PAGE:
On a cool Spring evening in 2011 I made my way to the British Council in Spring Gardens, London, to attend a talk by ELT writer, teacher and trainer, Luke Meddings. As we talked after his brilliant session, I asked Luke if he might be interested in coming to Brazil for a Teaching Unplugged course. His reaction was so positive and enthusiastic that I thought to myself: this IS going to happen! (although I had only a vague idea of how such an ambitious project could possibly come true). And it did come true!
For three days in last July, twenty teachers gathered at the Cultura Inglesa Natal for the first Teaching Unplugged course in Brazil. One of such teachers was Alan Seabra who flew from distant Rio de Janeiro just to participate in the course. Two months on, Alan shares his reflections on the course and gives us an overview of what the experience was like. Please scroll down to read Alan’s accountFernando Guarany Jr President BRAZ-TESOL RN www.braztesol.org.br www.btrn.org “The more we are, the stronger we become”
Teaching Unplugged Natal: Alan Seabra’s Reflections
To close the 1st semester of work in 2012, I got myself in 3 events which promised to be landmarks in my career in ELT. The first was the Teaching Unplugged Course with Luke Meddings, in Natal, Rio Grande do Norte. The second was the 10th ABCI Conference, held in São Paulo, and to close the sequence with a flourish, the 13th Braz-TESOL National Convention, in Rio. They promised to be landmarks, and landmarks they were.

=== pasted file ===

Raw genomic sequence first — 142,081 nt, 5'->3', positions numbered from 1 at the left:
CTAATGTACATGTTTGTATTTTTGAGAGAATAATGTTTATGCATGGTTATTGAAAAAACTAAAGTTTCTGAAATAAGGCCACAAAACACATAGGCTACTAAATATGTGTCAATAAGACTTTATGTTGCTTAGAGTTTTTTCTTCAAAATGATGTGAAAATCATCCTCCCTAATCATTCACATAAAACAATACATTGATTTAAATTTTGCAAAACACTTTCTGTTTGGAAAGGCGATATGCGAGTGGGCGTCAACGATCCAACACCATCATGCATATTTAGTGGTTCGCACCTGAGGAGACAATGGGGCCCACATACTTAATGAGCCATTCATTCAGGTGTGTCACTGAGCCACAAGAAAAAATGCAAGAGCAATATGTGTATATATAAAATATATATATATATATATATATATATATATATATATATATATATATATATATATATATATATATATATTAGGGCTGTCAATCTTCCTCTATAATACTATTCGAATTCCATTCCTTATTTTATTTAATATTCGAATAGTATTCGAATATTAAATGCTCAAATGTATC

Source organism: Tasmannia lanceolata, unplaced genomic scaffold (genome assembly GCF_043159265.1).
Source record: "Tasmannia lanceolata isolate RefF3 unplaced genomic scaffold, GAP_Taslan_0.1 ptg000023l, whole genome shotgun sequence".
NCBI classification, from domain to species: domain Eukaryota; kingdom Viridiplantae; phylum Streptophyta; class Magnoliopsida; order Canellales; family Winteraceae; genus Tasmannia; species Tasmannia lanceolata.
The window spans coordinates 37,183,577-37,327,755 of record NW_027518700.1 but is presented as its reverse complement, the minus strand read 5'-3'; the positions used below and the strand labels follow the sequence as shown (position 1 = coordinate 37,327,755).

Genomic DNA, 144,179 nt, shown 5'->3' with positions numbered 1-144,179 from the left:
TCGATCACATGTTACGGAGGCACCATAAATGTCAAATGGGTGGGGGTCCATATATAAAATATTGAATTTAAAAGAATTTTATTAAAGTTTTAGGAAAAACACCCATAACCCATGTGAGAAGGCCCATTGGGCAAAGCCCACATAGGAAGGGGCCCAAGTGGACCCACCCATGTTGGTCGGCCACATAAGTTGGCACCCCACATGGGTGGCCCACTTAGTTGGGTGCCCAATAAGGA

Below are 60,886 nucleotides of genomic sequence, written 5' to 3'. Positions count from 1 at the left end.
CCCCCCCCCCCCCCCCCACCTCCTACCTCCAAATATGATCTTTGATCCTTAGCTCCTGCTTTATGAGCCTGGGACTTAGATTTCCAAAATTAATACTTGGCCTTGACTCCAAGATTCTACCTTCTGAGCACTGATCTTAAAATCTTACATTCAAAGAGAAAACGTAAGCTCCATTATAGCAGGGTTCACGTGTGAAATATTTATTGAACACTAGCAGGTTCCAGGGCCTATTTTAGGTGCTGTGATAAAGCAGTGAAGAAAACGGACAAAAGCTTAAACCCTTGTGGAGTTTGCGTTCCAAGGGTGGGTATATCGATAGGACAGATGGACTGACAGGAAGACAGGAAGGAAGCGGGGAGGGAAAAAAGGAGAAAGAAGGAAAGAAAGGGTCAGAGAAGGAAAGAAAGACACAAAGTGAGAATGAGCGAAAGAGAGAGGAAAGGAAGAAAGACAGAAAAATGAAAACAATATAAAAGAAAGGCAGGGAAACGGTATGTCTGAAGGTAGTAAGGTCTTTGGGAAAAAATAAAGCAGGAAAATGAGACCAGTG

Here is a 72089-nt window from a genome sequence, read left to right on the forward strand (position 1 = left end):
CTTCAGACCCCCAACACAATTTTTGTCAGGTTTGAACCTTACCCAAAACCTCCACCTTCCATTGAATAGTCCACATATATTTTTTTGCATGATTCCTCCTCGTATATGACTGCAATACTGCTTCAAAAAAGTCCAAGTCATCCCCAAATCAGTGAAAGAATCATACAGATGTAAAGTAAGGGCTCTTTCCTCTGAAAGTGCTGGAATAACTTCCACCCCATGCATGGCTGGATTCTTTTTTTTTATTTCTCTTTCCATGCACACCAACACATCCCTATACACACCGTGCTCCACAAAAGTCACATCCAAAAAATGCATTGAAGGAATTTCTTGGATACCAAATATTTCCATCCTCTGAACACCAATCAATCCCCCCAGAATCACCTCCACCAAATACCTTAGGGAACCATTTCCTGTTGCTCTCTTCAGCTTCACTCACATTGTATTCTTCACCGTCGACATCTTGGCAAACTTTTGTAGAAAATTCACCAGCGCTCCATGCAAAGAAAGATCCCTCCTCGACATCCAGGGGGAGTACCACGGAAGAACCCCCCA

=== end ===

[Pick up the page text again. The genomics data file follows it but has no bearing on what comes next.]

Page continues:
I must stay though that despite the impact and power you get from over a thousand teachers getting together, the 20 or so of us together with Luke Meddings in Natal gave me lots to think about. And the amount (and quality!) of this thinking, associated with the atmosphere of sharing with colleagues in Natal was staggering. To start with, because of the energetic and enthusiastic teachers from varied institutions that I met at Cultura Inglesa Natal (the sort of professionals by whom Dogme does not go unnoticed), and secondly, because Luke proved to be a very bright, accessible person and professional.